A meteor flashed across the sky over Rio Grande du Sol, Brazil. The shot was captured by professor Carlos Fernando Jung.
Now that the weather is finally warming up, it’s a good weekend to get outside and look for shooting stars. The Eta Aquarid meteor shower, often the best shower of the spring, will be at its peak on Sunday morning.
For the prime view, get up early or stay up late, since the “Eta Aquarids are best visible in the hours before dawn,” according to Elizabeth Howell of Space.com.
The shower is of medium brightness, and the darker your skies, the more you’ll see, NASA’s Bill Cooke told Space.com.
There’s good news on the dark sky front: The new moon on Saturday will provide inky black skies for viewing, EarthSky.org said. Thus, “the moon will not interfere with the peak this year,” Cooke said.
Astronomy magazine said that an observer at a dark site can expect to see up to 20 meteors per hour – an average of one every 3 minutes
If you don’t have a chance to look up at the sky Sunday morning, there’s a good chance for meteors during the predawn hours of Saturday and Monday, too, Earthsky.org reported.
Eta Aquarid meteors, also known as the Aquarids, are known for their speed, according to NASA. These meteors are fast – traveling at about 148,000 mph into Earth’s atmosphere.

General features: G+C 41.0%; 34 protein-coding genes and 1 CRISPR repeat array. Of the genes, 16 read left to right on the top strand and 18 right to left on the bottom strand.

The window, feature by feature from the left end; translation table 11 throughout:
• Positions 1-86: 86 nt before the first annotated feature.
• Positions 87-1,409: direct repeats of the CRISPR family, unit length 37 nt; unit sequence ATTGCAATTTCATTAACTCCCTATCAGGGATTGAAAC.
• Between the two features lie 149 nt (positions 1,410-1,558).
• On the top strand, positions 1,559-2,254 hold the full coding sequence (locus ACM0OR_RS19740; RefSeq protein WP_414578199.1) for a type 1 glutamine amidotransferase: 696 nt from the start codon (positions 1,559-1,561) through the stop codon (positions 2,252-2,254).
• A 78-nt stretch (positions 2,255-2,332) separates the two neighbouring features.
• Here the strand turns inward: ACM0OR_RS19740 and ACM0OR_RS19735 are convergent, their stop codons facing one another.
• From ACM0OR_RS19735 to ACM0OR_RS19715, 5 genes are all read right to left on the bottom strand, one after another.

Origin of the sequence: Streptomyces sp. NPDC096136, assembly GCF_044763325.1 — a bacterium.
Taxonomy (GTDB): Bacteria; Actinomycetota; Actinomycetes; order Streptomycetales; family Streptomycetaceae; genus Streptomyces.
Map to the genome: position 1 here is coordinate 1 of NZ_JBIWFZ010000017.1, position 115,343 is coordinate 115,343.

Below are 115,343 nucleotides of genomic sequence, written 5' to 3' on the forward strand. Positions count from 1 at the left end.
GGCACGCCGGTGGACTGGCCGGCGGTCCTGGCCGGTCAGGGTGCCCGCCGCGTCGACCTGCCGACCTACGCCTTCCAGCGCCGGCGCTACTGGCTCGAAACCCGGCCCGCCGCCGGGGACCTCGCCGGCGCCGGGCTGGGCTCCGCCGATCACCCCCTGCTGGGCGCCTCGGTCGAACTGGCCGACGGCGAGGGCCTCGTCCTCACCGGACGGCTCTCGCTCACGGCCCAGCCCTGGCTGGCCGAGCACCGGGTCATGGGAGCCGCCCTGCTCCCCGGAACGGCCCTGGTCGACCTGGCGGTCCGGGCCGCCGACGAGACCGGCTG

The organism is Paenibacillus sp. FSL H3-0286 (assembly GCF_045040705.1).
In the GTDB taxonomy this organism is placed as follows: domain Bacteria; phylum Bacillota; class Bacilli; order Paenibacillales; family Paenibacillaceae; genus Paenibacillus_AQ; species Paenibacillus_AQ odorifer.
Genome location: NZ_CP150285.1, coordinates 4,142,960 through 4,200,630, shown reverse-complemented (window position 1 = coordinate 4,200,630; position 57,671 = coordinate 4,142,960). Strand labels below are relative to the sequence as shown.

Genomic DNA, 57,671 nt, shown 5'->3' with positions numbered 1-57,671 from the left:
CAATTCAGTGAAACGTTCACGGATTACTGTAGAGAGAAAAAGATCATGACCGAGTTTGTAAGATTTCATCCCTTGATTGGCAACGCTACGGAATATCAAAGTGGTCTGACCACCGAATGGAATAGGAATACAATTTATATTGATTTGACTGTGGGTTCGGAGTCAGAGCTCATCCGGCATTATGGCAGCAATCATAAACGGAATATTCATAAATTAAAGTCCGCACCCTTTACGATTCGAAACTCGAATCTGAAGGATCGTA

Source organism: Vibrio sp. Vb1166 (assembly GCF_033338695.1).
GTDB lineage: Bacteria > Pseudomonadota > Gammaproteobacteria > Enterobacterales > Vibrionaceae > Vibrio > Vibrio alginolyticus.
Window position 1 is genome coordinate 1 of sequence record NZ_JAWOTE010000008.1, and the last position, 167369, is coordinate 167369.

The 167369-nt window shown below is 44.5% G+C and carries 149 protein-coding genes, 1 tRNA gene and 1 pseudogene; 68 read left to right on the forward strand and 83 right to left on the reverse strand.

Meteors shooting across the sky at such speeds can leave glowing “trains” (bits of debris in the wake of the meteor) that last for several seconds to minutes.
So you’re a skywatching newbie: What should you do to see the spectacle? “Give yourself at least an hour of viewing time for watching any meteor shower,” said Bruce McClure of EarthSky.org. “Meteors tend to come in spurts that are interspersed by lulls. Also, it can take as long as 20 minutes for your eyes to adapt to the dark.
“You need no special equipment to watch a meteor shower, but a little luck always helps.”
The name of the Eta Aquarid meteors comes from tracing their paths backward. They seem to radiate from the constellation Aquarius, according to EarthSky. In particular, they come from the faint star Eta Aquarii; the meteor shower is named in honor of this star.
The Eta Aquarids are one of Earth’s two meteor showers that come from the debris trail of the famed Halley’s Comet. The other is the Orionid meteor shower, which occurs each October.
The meteors are pieces of dust and ice from the comet.
Weatherwise, the best viewing conditions are expected across the Pacific Northwest into the southern Plains, where cloud-free conditions will bring uninterrupted views of the meteor showers, AccuWeather said.
Unfortunately, folks in the East likely won’t be able to see this year’s Eta Aquarids due to a far-reaching storm that’s spreading clouds and rain across the region.
Clouds and spotty showers may also hinder stargazers across the northern Plains and California, according to AccuWeather.
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